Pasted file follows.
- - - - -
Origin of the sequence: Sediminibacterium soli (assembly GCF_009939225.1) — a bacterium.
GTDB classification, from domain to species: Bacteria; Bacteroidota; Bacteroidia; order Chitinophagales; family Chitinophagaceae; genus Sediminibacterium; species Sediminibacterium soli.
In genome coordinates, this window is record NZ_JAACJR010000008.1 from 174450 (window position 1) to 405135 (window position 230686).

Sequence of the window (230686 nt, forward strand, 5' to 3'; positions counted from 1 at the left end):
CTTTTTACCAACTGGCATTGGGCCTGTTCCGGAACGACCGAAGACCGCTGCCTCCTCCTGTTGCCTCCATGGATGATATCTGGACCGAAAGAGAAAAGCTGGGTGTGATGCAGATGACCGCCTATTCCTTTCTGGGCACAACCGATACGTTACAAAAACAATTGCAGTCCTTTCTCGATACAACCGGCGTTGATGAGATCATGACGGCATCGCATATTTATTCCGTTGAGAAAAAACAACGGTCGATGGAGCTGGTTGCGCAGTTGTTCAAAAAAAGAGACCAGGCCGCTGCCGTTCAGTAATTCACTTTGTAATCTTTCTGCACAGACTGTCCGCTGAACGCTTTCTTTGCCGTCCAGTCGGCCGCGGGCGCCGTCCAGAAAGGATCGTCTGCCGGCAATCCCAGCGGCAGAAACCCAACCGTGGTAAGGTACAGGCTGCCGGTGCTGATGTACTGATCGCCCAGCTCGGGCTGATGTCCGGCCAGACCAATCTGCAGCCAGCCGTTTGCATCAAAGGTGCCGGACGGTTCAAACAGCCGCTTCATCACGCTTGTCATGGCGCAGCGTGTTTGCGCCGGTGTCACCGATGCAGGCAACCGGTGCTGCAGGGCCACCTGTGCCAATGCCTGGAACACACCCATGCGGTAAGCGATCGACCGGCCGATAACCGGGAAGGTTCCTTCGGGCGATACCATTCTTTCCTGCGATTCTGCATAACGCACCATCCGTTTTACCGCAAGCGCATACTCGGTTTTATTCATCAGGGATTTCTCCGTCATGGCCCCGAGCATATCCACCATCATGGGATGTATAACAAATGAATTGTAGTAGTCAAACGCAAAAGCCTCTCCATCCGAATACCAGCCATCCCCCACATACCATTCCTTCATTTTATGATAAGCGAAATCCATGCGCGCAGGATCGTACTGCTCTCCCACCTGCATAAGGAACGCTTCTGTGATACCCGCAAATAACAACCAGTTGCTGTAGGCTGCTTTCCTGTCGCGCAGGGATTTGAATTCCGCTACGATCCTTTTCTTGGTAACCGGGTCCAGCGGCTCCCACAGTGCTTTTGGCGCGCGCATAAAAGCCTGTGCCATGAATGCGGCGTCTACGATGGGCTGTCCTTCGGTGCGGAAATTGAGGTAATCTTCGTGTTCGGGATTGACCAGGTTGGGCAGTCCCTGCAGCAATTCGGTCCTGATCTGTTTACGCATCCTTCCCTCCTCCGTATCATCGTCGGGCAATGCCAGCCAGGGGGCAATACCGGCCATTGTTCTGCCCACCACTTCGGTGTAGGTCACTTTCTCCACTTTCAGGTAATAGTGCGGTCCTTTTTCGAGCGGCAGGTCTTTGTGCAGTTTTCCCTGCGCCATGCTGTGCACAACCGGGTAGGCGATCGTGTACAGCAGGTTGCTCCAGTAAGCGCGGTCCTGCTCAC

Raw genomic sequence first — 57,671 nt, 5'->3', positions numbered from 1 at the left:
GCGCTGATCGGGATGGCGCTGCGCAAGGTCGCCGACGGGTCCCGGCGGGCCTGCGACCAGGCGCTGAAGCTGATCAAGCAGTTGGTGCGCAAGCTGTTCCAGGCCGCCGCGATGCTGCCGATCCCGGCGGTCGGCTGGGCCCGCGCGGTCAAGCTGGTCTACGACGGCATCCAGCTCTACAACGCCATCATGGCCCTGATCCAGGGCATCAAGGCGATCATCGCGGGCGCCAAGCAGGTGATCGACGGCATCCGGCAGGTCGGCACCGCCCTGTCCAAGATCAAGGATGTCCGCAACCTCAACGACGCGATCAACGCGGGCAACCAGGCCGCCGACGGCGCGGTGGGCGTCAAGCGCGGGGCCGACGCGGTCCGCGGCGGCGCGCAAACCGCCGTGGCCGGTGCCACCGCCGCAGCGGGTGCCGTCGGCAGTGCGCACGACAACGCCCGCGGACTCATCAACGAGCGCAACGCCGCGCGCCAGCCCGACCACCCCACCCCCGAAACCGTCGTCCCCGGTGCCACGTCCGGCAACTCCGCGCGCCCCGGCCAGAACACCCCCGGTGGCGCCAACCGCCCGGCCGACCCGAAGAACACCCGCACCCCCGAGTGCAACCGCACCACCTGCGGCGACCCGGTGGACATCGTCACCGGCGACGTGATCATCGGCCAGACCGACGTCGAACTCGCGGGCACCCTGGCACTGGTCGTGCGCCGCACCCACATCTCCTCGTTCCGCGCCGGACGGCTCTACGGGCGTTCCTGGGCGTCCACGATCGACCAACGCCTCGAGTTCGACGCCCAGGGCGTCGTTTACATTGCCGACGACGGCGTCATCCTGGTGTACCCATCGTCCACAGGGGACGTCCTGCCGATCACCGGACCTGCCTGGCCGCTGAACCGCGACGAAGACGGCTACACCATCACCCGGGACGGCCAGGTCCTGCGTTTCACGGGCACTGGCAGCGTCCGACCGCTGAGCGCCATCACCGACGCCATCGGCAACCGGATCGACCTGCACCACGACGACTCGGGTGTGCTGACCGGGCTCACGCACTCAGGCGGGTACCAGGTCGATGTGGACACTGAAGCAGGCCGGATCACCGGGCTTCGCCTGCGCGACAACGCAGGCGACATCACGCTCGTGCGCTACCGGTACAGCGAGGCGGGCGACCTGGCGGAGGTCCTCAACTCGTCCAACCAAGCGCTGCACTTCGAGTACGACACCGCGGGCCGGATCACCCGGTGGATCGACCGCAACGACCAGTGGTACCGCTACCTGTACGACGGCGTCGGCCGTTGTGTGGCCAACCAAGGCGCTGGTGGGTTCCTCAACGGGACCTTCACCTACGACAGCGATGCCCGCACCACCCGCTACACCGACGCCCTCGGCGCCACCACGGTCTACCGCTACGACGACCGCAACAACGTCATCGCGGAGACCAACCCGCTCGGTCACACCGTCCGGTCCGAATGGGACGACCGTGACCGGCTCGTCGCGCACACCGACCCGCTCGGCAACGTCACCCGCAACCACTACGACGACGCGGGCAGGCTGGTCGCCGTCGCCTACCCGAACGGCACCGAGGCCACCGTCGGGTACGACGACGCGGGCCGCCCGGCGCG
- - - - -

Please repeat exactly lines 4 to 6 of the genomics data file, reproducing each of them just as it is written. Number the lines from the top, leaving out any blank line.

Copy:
Sequence of the window (230686 nt, forward strand, 5' to 3'; positions counted from 1 at the left end):
CTTTTTACCAACTGGCATTGGGCCTGTTCCGGAACGACCGAAGACCGCTGCCTCCTCCTGTTGCCTCCATGGATGATATCTGGACCGAAAGAGAAAAGCTGGGTGTGATGCAGATGACCGCCTATTCCTTTCTGGGCACAACCGATACGTTACAAAAACAATTGCAGTCCTTTCTCGATACAACCGGCGTTGATGAGATCATGACGGCATCGCATATTTATTCCGTTGAGAAAAAACAACGGTCGATGGAGCTGGTTGCGCAGTTGTTCAAAAAAAGAGACCAGGCCGCTGCCGTTCAGTAATTCACTTTGTAATCTTTCTGCACAGACTGTCCGCTGAACGCTTTCTTTGCCGTCCAGTCGGCCGCGGGCGCCGTCCAGAAAGGATCGTCTGCCGGCAATCCCAGCGGCAGAAACCCAACCGTGGTAAGGTACAGGCTGCCGGTGCTGATGTACTGATCGCCCAGCTCGGGCTGATGTCCGGCCAGACCAATCTGCAGCCAGCCGTTTGCATCAAAGGTGCCGGACGGTTCAAACAGCCGCTTCATCACGCTTGTCATGGCGCAGCGTGTTTGCGCCGGTGTCACCGATGCAGGCAACCGGTGCTGCAGGGCCACCTGTGCCAATGCCTGGAACACACCCATGCGGTAAGCGATCGACCGGCCGATAACCGGGAAGGTTCCTTCGGGCGATACCATTCTTTCCTGCGATTCTGCATAACGCACCATCCGTTTTACCGCAAGCGCATACTCGGTTTTATTCATCAGGGATTTCTCCGTCATGGCCCCGAGCATATCCACCATCATGGGATGTATAACAAATGAATTGTAGTAGTCAAACGCAAAAGCCTCTCCATCCGAATACCAGCCATCCCCCACATACCATTCCTTCATTTTATGATAAGCGAAATCCATGCGCGCAGGATCGTACTGCTCTCCCACCTGCATAAGGAACGCTTCTGTGATACCCGCAAATAACAACCAGTTGCTGTAGGCTGCTTTCCTGTCGCGCAGGGATTTGAATTCCGCTACGATCCTTTTCTTGGTAACCGGGTCCAGCGGCTCCCACAGTGCTTTTGGCGCGCGCATAAAAGCCTGTGCCATGAATGCGGCGTCTACGATGGGCTGTCCTTCGGTGCGGAAATTGAGGTAATCTTCGTGTTCGGGATTGACCAGGTTGGGCAGTCCCTGCAGCAATTCGGTCCTGATCTGTTTACGCATCCTTCCCTCCTCCGTATCATCGTCGGGCAATGCCAGCCAGGGGGCAATACCGGCCATTGTTCTGCCCACCACTTCGGTGTAGGTCACTTTCTCCACTTTCAGGTAATAGTGCGGTCCTTTTTCGAGCGGCAGGTCTTTGTGCAGTTTTCCCTGCGCCATGCTGTGCACAACCGGGTAGGCGATCGTGTACAGCAGGTTGCTCCAGTAAGCGCGGTCCTGCTCAC

Raw genomic sequence first — 57,671 nt, 5'->3', positions numbered from 1 at the left: